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The 2005 Lusco do Miño Albarino is a serious white wine: bone dry, full-bodied, and naturally made. In short, there is no wimp in this wine. The 2005 Lusco Albarino sports a bright sun struck robe, which emits hints of pale green and a golden gleam. In the wine's expressive perfume, scents of apricot, pear, honeysuckle, and slate issue from the wine's deep stone fruit and mineral core. A classic Albarino, the 2005 Lusco recalls the essence of spring, when the first breath of warm vernal air begins to dispel winter's chill. Indeed, the scent of this beguiling Albarino is as seductive as its flavor, that of the icy waters of a mountain spring unto which flower petals and citrus blossoms have secretly fallen. However, what is, perhaps, most impressive about the 2005 Lusco Albarino is its great length on the palate. Moreover, the wine possesses a long, dry, lingering finish, not unlike the finest Viognier from France's Condrieu appellation. Once again, José Antonio Lopez has fashioned an Albarino that should dispel the outmoded notion that Spain only makes great red wines. We suggest you consume this tasty, sophisticated Albarino only moderately chilled (about 45°F) in order to revel fully in the viticultural glory of Spain. Anticipated maturity: 2007-2009.
With the sea at its doorstep, Galicia is as renowned for its seafood as it is for its white wine. And Albarino is quickly becoming Spain's most sophisticated and flavorful, dry white wine – the perfect match for seafood. Thus, fresh fish and the finest fruits de mer provide excellent accompaniments to the 2005 Lusco Albarino. Given Lusco's strong personality and considerable underpinning, we highly recommend it as an accompaniment to spicy fish stoups, bouillabaisse, cioppino, and other tomato based Mediterranean style fish stews. Sautéed shrimp in a fresh, moderately spiced tomato sauce tops our list of prime companions to the 2005 Lusco Albarino, too. However, most baked, grilled, or sautéed white fish, seafood kebobs or chowders offer considerable enjoyment in the company of the well bred 2005 Lusco Albarino. This is a wine that begs for interesting and intriguing dishes to truly shine. In fact, Albarino is rarely relied upon as a sit around and sip kind of wine. It is at its best with robust foods, even spicy hard to match selections, because it is difficult to overshadow. Asian stir fries, eclectic cuisine, and fusion fare provide equally exciting complements. So, be bold, be daring and enjoy the gustatory adventure that José Antonio Lopez provides in Lusco Albarino. Enjoy!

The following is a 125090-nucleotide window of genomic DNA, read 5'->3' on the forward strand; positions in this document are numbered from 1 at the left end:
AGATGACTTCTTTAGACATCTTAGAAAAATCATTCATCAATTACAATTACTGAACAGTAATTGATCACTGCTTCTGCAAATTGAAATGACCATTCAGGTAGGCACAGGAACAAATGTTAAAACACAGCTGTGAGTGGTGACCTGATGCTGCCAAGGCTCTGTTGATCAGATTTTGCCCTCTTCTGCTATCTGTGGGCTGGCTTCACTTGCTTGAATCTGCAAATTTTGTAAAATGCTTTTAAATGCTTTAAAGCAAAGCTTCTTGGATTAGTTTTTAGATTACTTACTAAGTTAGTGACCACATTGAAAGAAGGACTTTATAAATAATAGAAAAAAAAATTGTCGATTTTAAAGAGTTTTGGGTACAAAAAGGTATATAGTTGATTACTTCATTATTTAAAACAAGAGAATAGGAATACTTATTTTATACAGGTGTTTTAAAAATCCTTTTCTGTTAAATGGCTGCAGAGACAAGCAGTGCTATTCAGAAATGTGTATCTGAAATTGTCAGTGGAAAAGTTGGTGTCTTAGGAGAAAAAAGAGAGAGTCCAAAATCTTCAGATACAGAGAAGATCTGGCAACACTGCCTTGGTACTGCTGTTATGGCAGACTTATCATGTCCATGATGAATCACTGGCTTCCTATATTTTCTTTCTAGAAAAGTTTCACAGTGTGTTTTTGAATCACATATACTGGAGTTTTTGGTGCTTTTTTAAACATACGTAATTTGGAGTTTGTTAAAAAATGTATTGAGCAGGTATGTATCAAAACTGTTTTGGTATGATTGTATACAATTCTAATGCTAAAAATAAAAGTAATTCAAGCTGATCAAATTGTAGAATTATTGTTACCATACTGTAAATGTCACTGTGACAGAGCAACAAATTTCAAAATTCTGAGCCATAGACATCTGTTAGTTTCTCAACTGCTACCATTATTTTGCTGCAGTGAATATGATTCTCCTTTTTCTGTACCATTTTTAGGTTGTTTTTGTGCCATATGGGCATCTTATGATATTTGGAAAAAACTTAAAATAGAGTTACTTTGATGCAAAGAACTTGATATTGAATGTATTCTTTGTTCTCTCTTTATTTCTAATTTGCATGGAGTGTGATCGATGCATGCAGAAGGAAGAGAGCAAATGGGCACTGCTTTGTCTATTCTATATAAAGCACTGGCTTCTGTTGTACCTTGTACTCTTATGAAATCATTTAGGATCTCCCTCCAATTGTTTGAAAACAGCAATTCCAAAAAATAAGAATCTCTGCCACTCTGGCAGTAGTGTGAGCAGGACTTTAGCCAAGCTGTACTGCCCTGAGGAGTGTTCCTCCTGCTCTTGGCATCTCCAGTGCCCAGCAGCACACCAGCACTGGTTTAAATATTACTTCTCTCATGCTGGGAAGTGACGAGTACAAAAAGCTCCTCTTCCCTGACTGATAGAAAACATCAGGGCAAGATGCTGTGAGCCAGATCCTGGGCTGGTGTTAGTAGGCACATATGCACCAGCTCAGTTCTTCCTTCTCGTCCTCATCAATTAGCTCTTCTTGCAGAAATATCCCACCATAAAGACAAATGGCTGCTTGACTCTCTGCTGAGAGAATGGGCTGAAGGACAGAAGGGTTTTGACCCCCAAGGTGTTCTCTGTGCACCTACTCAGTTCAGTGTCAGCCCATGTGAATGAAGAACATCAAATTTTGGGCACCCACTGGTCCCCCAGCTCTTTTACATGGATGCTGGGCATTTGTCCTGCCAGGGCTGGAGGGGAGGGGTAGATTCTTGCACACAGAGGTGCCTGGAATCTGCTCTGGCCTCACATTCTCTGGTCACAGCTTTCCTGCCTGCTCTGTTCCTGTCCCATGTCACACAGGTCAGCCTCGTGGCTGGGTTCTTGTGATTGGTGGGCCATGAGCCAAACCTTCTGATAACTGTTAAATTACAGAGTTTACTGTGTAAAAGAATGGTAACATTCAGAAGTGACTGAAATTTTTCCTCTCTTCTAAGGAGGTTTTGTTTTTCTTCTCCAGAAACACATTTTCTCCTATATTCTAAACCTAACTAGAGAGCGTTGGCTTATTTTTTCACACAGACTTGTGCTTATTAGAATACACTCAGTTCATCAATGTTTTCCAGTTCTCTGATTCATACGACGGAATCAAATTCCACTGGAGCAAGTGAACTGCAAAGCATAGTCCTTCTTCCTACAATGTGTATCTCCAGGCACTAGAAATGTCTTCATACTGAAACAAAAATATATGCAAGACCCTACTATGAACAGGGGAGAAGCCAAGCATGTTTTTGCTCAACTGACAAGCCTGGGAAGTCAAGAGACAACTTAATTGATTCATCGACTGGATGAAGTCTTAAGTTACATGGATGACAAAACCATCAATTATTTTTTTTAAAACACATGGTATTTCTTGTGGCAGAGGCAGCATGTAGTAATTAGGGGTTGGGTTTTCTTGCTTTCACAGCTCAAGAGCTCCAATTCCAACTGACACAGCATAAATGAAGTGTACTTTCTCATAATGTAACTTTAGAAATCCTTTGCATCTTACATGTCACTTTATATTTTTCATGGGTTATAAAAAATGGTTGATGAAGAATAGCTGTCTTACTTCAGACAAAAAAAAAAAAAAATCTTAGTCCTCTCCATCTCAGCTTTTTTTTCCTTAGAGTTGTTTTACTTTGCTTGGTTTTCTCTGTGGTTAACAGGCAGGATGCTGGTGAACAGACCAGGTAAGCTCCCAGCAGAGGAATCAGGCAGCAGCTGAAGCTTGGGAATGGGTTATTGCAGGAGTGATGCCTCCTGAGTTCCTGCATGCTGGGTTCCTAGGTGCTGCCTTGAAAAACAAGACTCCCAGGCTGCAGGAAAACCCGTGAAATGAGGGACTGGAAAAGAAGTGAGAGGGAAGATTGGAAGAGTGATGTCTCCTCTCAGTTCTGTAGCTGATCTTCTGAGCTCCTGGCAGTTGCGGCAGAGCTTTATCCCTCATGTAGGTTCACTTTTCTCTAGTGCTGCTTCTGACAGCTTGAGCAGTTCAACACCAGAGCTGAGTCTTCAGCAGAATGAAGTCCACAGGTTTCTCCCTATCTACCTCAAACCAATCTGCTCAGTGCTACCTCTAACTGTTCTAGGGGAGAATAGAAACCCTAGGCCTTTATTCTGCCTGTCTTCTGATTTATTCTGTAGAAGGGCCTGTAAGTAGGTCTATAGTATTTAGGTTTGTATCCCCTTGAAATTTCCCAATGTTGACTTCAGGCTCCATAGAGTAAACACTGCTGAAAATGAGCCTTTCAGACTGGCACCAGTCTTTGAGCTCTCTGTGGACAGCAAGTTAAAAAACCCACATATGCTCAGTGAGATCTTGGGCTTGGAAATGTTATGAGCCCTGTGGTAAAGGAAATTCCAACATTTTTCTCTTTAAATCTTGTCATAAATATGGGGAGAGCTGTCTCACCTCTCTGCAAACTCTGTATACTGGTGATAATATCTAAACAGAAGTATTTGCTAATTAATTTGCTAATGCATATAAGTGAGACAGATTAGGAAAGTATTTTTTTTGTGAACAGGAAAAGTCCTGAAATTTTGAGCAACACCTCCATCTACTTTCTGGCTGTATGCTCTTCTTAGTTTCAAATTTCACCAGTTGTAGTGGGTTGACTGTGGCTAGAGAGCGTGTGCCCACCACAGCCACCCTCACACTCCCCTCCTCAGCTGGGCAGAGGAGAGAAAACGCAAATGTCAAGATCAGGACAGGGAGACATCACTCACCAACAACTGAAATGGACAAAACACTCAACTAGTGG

Lusco is the passion of José Antonio Lopez, the most important figure in the Rias Baixas. For more than two decades, Jose Antonio has been the "Superman" behind the resurrection of the once nearly extinct Albarino varietal and the leading champion of the entire Rias Baixas appellation of Galicia – a verdant, sea swept region which lies upon the lofty ridges of Spain's northwest corner.
José Antonio began the revival of Galicia's fabled Albarino varietal more than two decades ago as founder and managing partner of the Morgadio estate. There he succeeded in recalling an obscure viticultural region to worldwide attention by creating dry, fully ripe Albarino wines, which critics have likened to Viognier, southern France's most expensive and compelling white wine.
In order to create the ultimate Albarino – very dry, exotic, intense and wholly unique – José Antonio struck out on his own in 1996 with the acquisition of the renowned, mature twelve-acre, southeast-facing Albarino vineyard of Pazo Pineiro. Along with the acquisition of the region's most notable vineyard, José Antonio, also, purchased the nearby 16th century manor house (Pazo), whose meter-thick walls provide ideal insulation against temperature extremes, to serve as his winery. Lusco, from the Galician word for the pensive moments of anticipation and reflection just before dawn and dusk, fashions presently the most riveting of all Albarino wines.
Albarino: Spain's Most Compelling White Wine
Albarino is an indigenous Spanish varietal whose home is Rias Baixas and the Galician wine regions of northwest Spain and Portugal. Some enologists believe Albarino is related to the Petit Manseng variety of southwest France, just on the other side of the towering Pyrenees Mountains, but no dry white Petit Manseng can match the body and finesse of Spain's finest Albarino wines. Meanwhile, in Portugal Albarino goes by the name Alvarinho, where it usually ends up as a light summertime quaff in the guise of Vinho Verde. Surely, nowhere could the same varietal be so different as in Spain and Portugal. While Portugal picks this varietal early and makes a low alcohol wine (8.5%-9% on average), Spain, under the tutelage of José Antonio Lopez and similar minded individuals in Rias Baixas, turns out a full-bodied, intense Albarino with aromatic and flavor profiles akin to Viognier – the greatest white variety of France's Rhône Valley.
Albarino is now being extensively studied and planted in other locales around the world, including Australia, California, and South Africa. Early reports from winemakers and consumers in Australia appear especially promising for the late maturing Albarino, as a long hang time is rarely a problem in Australia and the firm, bright acidity of Albarino is much appreciated. A debt of thanks belongs to José Antonio Lopez for resurrecting the great Albarino varietal and offering it to the world at lodge.
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